Weekly Feature Articles
The image of a cursed soul doomed to become a werewolf at the rising of a full moon is one of the most iconic concepts in horror. Unlike Dracula or the Mummy, the notion of a “wolf man” or “werewolf” was not cemented by one single actor, author, book, or horror series. It is instead a truly ancient concept dating back to the pre-literate sagas and legends told by Europeans centuries ago.
There are many monsters associated with Halloween. Besides Dracula and his kind, mummies are among the most fascinating of these. The mummies appearing in horror films and literature have many differences, but some things remain constant: they are cursed to remain alive forever. They also have a doomed romantic attraction to at least one mortal woman and a burning hatred of all other mortals that has endured for centuries.
TV Is Dead. Long Live TV
In these lean times, we’re all looking for ways to cut household costs. You may be pondering whether you should ditch the cable TV or the broadband Internet to free up $50 a month. Take my advice and lose the cable. Heck, even if you aren’t in a financial pickle, go ahead and dump it. Your life will be better for it. Here’s why.
Many people find one of the most enjoyable aspects of Halloween to be the myriad creatures associated with it. Legendary villains like Dracula, the Wolf Man, Frankenstein, and zombies of all stripes emerge on or about October 31st in the forms of costumes, films, and books. America’s tendency to associate such creatures with Halloween is so embedded in our culture that we frequently forget that most of these creatures--or at least the versions of them we best remember--are relatively recent creations that are often less than two centuries old.
Maintaining your privacy online is a tricky matter, as I’m sure you know. And though you’re using a firewall as well as anti-spyware software, and you’ve password-protected your computer, that does almost nothing to keep your information secure online. Here are some ideas to help keep you to yourself when surfing the Web. I’ve divided the information into basic and advanced sections for your convenience.
By Chelsie Meredith, CRRL volunteer
You've just finished a great book—and I mean great. You can't wait to find another book just as good. But the joys of that last read means the pressure is on for your next choice. Where do you go to pick a book that can stand up to face the challenge—the Central Rappahannock Regional Library, of course! We offer two choices to help you find your next great book.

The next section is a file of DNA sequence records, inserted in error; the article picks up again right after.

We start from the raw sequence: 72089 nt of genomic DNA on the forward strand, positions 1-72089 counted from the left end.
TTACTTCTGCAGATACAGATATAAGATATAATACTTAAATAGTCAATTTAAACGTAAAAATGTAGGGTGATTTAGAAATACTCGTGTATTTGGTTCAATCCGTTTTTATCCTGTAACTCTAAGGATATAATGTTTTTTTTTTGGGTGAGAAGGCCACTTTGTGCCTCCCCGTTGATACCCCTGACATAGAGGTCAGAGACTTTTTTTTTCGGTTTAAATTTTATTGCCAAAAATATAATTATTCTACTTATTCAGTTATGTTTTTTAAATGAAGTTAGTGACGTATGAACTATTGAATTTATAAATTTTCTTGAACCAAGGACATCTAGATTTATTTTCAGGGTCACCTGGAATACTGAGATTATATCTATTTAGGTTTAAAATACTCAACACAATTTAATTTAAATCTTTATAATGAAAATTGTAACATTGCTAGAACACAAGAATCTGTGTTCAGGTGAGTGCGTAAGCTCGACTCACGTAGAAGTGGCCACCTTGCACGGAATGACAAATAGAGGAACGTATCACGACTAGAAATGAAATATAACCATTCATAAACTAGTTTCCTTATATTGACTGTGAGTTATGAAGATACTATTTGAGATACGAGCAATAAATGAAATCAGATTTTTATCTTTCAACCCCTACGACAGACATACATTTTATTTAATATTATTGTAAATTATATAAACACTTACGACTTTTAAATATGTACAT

With cooler weather just around the corner, now is the time to knit something to keep you or a loved one warm this winter. If you are not a knitter don’t worry, it’s easier than you think. Don’t let words like knit, purl, cast on, yarn over or decrease two fill you with anxiety. They are the terms used to guide you through your project and are explained in almost every knitting book or Web site.
The afternoon breeze, humidity, and thunderheads cued the adults to listen to the radio. The broadcast confirmed their suspicions of impending, severe thunderstorms. We went about the business of stowing the toys, the lawn furniture, and garden tools into Grandma and Grandpa's sheds.
Just when you thought it was safe to get back in the social scene, the bad news hits. That shot in your arm wasn't such a shot in the arm. In recent years, the doctors who designed the vaccine had to make a decision as to which strain to fight, Panama flu or Fujian flu. From their data, it looked like Panama would continue to grow strong and the beginnings of the Fujian strain would peter out.
Mae West . . .
Jean Harlow . . .
Marilyn Monroe . . .
These three actresses are part of the iconic women in Hollywood’s history known as the blond bombshells. The blond bombshells craze began when Jean Harlow (“The Original Blond Bombshell”) appeared in the appropriately titled film Platinum Blonde (1931). After the film, peroxide flew off the shelves so women could mimic Harlow’s blonde tresses.